Although most border workers are now vaccinated, regular testing remains essential to guard against the risk of a major outbreak in the community.
Even with the highest possible rates of vaccination, New Zealand will need to keep up public health measures, or consider letting go of the concept of elimination and focus instead on disease control.
The first year of dealing with the pandemic has taught New Zealand many lessons — including how we might tackle systemic social and environmental problems.
The highly infectious nature of the COVID-19 variant, and the fact the infections have no clear link to the border, leaves the worrying possibility of a more widespread community outbreak.
Closing borders is a popular policy in the UK, but it brings limited effectiveness at great human cost.
A new study argues for selective border relaxations. But with COVID-19 more prevalent now than at almost any point in the past, the risk would be substantial.
Multiple borders have always existed in Aotearoa New Zealand. We just weren’t as aware of them before the pandemic started locking down communities.
With quarantine infection numbers and border failures likely to keep increasing, the case for stricter travel restrictions is clear.
A variant with a higher transmission rate is much more dangerous than one with just a higher fatality rate.
New Zealand’s most pressing challenge is to bring the current COVID-19 outbreak under control, but it also time to make more strategic improvements to prevent future border control failures.
Biometric data is being used to target those deemed unwanted aliens.
Border restrictions and quarantine have kept COVID-19 out of New Zealand, but new modelling shows contact tracing and quick isolation would control an outbreak, without the need for another lockdown.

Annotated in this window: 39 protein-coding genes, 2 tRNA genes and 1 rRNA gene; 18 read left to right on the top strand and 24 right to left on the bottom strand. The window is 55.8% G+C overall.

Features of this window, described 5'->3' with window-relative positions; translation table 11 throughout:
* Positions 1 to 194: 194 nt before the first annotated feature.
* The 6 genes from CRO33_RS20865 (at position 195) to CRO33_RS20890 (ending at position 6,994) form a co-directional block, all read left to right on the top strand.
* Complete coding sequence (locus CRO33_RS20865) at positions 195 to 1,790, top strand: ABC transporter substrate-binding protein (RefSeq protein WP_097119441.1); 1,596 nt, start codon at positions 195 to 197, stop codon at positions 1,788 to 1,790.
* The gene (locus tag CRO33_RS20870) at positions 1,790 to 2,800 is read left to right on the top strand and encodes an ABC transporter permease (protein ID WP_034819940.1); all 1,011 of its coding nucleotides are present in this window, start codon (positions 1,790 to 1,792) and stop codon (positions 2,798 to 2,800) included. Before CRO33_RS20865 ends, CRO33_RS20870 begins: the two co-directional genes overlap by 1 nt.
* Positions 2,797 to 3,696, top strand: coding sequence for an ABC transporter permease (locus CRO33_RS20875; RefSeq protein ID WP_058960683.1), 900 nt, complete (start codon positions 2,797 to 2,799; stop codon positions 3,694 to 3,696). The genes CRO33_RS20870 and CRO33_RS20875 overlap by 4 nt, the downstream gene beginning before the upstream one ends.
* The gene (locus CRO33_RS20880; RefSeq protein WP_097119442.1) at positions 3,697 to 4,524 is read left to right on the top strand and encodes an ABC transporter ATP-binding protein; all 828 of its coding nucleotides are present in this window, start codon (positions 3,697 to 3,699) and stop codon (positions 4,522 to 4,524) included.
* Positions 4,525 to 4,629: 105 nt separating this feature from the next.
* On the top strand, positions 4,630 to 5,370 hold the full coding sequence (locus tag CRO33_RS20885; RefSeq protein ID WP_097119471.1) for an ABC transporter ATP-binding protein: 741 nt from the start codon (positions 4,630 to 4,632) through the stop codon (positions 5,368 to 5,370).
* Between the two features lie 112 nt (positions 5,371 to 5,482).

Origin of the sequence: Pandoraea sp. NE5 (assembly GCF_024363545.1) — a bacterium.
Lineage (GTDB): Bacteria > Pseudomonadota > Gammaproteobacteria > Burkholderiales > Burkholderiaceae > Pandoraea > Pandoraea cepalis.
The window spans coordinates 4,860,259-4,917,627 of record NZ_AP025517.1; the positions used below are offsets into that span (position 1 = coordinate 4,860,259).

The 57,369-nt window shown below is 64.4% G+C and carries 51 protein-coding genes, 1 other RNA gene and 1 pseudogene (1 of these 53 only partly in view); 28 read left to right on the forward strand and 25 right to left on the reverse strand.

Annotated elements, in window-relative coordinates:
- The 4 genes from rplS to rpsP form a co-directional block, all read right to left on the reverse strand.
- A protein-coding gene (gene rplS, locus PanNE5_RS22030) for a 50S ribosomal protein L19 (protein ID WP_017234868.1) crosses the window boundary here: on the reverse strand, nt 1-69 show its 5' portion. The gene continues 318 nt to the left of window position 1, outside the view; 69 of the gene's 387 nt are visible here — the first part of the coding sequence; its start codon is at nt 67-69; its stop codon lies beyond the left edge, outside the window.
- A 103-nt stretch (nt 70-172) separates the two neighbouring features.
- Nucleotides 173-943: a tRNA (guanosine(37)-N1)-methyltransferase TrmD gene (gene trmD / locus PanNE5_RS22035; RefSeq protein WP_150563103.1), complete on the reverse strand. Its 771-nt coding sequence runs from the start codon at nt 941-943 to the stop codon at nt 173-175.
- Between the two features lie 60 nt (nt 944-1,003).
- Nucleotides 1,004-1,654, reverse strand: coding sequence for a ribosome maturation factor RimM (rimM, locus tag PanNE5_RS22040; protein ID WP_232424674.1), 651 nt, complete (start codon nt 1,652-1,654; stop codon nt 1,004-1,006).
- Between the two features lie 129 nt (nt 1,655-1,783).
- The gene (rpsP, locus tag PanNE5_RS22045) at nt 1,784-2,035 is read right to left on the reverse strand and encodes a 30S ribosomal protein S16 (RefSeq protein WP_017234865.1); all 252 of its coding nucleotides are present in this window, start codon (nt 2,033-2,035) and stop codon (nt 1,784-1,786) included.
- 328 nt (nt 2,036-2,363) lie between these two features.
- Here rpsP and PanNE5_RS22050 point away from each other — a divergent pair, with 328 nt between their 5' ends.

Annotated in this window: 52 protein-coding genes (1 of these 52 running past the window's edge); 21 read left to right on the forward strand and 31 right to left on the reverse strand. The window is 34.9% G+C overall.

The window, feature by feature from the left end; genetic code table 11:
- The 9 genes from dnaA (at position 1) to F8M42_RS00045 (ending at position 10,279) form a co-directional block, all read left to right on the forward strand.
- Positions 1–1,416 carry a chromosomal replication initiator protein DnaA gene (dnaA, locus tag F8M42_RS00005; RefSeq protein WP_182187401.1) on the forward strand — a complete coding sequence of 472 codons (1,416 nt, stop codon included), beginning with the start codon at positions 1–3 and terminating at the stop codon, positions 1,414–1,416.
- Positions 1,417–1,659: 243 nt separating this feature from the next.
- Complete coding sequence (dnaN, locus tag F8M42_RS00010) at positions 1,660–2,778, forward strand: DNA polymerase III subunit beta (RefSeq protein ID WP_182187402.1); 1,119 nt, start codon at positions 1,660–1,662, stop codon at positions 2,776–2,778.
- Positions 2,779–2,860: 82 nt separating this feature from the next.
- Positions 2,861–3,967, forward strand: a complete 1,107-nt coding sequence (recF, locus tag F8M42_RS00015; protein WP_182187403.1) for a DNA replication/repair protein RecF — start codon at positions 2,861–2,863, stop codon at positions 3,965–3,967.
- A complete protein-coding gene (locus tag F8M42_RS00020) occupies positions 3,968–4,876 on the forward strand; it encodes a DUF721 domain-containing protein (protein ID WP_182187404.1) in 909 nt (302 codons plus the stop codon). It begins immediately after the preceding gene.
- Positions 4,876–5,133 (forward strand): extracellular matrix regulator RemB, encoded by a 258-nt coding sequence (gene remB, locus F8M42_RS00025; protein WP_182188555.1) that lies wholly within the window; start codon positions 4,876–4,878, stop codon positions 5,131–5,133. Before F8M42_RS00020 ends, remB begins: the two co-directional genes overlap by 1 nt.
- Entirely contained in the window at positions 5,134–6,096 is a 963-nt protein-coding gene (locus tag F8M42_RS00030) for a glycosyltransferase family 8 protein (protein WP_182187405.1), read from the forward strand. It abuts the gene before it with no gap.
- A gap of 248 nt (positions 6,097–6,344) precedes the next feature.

With the cost of quarantine sure to rise, the government should look at a fair system based on returning New Zealanders’ ability to pay.
Multiple failures to properly enforce border quarantine measures should never have happened, given the strength of New Zealand’s emergency laws.
Victoria and NSW have demonstrated that a severe and relatively short shutdown is still possible.
Tourism is vital to NZ and small economies in the Pacific. But as the Samoa Tourism Authority’s CEO says, “we can always get money back, but once there’s a loss of life you’ll never have that back”.
Forget Halloween masks: these things let you become a whole new person.
A community driven approach to border patrol could be more useful than providing arms for border guards
Using the military continuously in internal roles for which it is not structured, funded or trained simply speeds up its decline.
President Trump proposes to send the National Guard to protect the southern US border. Instead of searching for your old civics textbook, here’s a pocket history of the soldiers in the spotlight.